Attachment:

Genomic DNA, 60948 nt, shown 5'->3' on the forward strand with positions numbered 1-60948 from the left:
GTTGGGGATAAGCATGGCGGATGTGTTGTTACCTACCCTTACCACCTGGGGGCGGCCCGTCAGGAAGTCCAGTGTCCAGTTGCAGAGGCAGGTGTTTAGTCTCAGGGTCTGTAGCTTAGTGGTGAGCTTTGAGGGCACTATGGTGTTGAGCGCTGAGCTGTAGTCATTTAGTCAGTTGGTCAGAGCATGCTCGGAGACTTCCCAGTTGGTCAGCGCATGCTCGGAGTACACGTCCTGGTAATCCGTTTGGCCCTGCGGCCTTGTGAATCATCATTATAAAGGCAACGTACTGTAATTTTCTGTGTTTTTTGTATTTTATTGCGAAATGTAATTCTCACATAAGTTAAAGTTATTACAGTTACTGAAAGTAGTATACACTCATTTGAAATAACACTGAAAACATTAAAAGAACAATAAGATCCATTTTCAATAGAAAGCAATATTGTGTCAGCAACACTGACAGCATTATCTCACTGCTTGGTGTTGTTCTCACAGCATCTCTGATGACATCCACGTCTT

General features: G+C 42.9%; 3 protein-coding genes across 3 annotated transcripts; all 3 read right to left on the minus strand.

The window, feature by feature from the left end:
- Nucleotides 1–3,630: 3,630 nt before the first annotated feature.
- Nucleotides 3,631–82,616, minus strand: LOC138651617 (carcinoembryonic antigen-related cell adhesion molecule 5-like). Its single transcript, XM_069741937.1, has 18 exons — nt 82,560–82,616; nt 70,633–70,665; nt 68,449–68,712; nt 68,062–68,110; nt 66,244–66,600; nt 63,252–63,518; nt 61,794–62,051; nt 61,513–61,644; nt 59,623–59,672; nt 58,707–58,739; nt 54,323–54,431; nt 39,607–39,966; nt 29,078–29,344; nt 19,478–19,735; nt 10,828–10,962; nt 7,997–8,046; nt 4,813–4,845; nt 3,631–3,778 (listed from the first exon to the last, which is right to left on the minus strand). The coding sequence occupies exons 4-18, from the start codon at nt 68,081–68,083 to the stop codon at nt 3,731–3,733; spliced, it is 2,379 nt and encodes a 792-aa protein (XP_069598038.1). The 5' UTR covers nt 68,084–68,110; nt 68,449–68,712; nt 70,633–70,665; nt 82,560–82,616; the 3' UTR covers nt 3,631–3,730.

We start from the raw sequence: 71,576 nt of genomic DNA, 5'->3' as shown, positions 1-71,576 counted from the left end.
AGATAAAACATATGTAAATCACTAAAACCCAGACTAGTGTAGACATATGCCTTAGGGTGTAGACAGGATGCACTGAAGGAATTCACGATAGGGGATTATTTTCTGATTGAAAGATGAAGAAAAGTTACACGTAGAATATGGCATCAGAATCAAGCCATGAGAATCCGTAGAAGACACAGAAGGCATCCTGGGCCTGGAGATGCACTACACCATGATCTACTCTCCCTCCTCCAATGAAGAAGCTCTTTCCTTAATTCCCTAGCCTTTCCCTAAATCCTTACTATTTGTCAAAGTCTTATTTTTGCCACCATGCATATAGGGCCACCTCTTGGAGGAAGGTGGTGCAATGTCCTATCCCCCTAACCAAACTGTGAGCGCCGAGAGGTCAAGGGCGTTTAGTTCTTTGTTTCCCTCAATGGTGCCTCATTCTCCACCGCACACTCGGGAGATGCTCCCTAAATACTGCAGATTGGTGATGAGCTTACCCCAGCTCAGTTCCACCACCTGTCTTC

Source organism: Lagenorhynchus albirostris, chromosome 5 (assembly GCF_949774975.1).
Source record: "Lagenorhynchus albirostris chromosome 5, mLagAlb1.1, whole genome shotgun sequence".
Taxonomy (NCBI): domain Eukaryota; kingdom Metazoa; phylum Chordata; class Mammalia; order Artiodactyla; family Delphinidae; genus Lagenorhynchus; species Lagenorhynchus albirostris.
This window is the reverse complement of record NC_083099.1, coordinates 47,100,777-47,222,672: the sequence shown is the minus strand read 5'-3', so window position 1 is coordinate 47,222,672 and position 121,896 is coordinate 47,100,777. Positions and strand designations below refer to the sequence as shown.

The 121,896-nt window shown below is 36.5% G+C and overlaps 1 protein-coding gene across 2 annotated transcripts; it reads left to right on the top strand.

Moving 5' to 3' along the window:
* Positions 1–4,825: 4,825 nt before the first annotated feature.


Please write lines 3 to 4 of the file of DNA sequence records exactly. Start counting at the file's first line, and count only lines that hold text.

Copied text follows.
General features: G+C 42.9%; 3 protein-coding genes across 3 annotated transcripts; all 3 read right to left on the minus strand.

The window, feature by feature from the left end: